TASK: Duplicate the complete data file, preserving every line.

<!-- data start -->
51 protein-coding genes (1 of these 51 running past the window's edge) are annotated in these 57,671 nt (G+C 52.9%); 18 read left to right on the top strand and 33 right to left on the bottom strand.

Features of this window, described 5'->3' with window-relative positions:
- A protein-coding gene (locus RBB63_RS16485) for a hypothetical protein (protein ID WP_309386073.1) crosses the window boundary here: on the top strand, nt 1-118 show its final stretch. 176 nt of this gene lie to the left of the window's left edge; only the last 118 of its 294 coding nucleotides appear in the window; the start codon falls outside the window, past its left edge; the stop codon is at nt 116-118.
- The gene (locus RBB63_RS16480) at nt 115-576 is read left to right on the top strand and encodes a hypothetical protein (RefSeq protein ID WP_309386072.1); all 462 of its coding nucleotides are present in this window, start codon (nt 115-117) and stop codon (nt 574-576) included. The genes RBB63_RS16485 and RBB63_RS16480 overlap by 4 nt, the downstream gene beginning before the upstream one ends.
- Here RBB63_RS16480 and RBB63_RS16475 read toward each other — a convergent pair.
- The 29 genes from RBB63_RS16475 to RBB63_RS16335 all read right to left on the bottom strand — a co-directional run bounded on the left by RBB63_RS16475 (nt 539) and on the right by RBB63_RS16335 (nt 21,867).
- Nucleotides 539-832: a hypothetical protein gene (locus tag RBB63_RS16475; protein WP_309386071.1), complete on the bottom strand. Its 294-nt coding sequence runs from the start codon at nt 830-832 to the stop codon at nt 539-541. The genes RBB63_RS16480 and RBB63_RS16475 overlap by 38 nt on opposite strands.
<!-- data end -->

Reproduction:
51 protein-coding genes (1 of these 51 running past the window's edge) are annotated in these 57,671 nt (G+C 52.9%); 18 read left to right on the top strand and 33 right to left on the bottom strand.

Features of this window, described 5'->3' with window-relative positions:
- A protein-coding gene (locus RBB63_RS16485) for a hypothetical protein (protein ID WP_309386073.1) crosses the window boundary here: on the top strand, nt 1-118 show its final stretch. 176 nt of this gene lie to the left of the window's left edge; only the last 118 of its 294 coding nucleotides appear in the window; the start codon falls outside the window, past its left edge; the stop codon is at nt 116-118.
- The gene (locus RBB63_RS16480) at nt 115-576 is read left to right on the top strand and encodes a hypothetical protein (RefSeq protein ID WP_309386072.1); all 462 of its coding nucleotides are present in this window, start codon (nt 115-117) and stop codon (nt 574-576) included. The genes RBB63_RS16485 and RBB63_RS16480 overlap by 4 nt, the downstream gene beginning before the upstream one ends.
- Here RBB63_RS16480 and RBB63_RS16475 read toward each other — a convergent pair.
- The 29 genes from RBB63_RS16475 to RBB63_RS16335 all read right to left on the bottom strand — a co-directional run bounded on the left by RBB63_RS16475 (nt 539) and on the right by RBB63_RS16335 (nt 21,867).
- Nucleotides 539-832: a hypothetical protein gene (locus tag RBB63_RS16475; protein WP_309386071.1), complete on the bottom strand. Its 294-nt coding sequence runs from the start codon at nt 830-832 to the stop codon at nt 539-541. The genes RBB63_RS16480 and RBB63_RS16475 overlap by 38 nt on opposite strands.